The EEOC chose not to respond in writing to the motion. Instead, this Court heard oral argument on November 30, 2010. During the hearing, the EEOC responded that the Commission properly delegated its authority to the two commissioners that considered the petition; that the Commission ratified the decisions made during the three-month period that lacked a quorum; and that the EEOC is not subject to the same delegation limitations as the National Labor Relations Board ("NLRB"), as asserted by Aerotek. For the reasons that follow, Aerotek's motion is denied and this Court has jurisdiction to enforce the subpoena.

When reviewing a motion to dismiss under Rule 12(b)(1) for lack of subject-matter jurisdiction, the Court should generally accept as true all well-pleaded factual allegations and draw all reasonable inferences in favor of the non-moving party. See, e.g., Long v. Shorebank Dev. Corp., 182 F.3d 548, 554 (7th Cir. 1999). "The district court may properly look beyond the jurisdictional allegations of the complaint and view whatever evidence has been submitted on the issue to determine whether in fact subject matter jurisdiction exists." Capitol Leasing Co. v. FDIC, 999 F.2d 188, 191 (7th Cir. 1993) (quoting Grafon Corp. v. Hausermann, 602 F.2d 781, 783 (7th Cir. 1979)).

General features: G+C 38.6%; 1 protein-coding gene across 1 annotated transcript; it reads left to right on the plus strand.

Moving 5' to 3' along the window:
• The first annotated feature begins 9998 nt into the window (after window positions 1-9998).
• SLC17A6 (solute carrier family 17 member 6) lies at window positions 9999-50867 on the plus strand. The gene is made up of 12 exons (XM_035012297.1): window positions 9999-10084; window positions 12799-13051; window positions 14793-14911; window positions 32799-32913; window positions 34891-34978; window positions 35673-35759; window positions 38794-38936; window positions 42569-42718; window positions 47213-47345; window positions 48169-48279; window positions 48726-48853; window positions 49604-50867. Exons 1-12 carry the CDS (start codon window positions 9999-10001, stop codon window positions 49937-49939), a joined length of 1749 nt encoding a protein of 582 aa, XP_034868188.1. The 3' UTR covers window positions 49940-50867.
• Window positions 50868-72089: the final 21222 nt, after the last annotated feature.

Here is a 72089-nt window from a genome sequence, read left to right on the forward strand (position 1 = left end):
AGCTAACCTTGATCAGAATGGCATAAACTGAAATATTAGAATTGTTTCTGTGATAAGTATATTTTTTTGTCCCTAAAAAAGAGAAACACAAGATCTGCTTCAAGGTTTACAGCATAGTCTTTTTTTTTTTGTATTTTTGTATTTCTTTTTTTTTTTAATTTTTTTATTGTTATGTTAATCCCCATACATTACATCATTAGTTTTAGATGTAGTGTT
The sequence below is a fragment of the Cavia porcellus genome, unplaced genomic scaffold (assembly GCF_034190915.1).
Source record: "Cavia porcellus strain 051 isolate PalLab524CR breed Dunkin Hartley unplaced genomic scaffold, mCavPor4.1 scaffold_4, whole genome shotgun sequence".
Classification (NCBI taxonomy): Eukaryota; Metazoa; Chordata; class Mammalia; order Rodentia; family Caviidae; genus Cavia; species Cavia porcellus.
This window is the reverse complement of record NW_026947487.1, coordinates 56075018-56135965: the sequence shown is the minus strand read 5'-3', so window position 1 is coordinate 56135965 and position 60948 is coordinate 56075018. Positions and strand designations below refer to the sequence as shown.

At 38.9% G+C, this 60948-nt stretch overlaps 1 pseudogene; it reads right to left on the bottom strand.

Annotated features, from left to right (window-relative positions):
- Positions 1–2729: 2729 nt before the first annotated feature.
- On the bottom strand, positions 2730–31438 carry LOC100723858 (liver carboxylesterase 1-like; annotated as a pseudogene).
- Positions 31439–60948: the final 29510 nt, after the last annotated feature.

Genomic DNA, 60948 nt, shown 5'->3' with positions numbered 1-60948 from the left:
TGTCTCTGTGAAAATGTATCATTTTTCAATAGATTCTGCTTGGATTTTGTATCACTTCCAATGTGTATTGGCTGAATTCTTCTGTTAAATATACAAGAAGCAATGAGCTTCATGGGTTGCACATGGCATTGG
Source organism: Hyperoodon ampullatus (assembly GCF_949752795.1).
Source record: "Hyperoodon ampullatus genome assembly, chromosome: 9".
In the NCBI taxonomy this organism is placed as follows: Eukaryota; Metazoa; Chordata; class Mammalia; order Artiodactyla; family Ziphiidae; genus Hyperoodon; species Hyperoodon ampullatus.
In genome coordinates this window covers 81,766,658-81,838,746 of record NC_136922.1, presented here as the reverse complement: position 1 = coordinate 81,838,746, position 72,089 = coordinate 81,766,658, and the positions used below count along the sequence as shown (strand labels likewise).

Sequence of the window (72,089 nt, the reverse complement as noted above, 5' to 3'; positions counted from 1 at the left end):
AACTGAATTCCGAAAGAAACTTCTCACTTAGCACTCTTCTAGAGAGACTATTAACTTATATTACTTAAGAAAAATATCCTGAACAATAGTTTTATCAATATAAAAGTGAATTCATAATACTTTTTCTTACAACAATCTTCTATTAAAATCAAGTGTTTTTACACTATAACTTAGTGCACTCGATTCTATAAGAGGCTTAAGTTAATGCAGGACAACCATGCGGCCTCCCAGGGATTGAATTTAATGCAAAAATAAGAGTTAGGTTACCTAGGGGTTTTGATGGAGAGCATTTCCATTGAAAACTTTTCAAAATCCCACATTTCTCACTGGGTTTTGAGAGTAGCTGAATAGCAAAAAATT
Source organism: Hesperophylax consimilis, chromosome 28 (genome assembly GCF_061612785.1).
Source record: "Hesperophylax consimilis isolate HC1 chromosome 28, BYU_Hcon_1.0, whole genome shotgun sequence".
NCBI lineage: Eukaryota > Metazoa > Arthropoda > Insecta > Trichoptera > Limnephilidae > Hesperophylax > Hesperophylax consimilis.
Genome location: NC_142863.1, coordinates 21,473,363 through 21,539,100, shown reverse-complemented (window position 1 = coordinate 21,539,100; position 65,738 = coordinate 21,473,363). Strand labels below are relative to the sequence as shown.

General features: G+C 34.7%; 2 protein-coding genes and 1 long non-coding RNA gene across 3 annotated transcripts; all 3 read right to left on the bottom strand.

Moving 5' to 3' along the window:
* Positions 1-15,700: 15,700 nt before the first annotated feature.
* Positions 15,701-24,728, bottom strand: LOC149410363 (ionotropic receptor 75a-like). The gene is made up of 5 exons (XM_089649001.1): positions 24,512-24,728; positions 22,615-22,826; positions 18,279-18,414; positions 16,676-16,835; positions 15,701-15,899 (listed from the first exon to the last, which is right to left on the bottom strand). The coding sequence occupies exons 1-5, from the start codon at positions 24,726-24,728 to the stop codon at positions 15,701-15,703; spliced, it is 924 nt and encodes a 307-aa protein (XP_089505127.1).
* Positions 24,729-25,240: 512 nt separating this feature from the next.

The federal regulations governing EEOC procedures provide that the target of a subpoena may file a petition to revoke or modify the subpoena. 29 C.F.R. §1601.16(b). "[I]f a person who is served with a subpoena petitions for revocation or modification of the subpoena pursuant to paragraph (b), and the Commission issues a final determination upholding all or part of the subpoena, and the person does not comply with the subpoena, the General Counsel or his or her designee may institute proceedings to enforce the subpoena in accordance with paragraph (c) of this section." 29 C.F.R. §1601.16(d). Paragraph (c) incorporates by reference the procedures of section 11(2) of the National Labor Relations Act, as amended,, to compel enforcement of the subpoena through the district court by application. 29 C.F.R. §1601.16(c); 29 U.S.C. §161(2).

Here, Aerotek argues that there was no "final determination" by the Commission because the two member Commission did not satisfy the quorum requirement. Aerotek asserts that "the Commission" as referred to in 29 C.F.R. ยง1601.16(d), "means a properly constituted Commission ...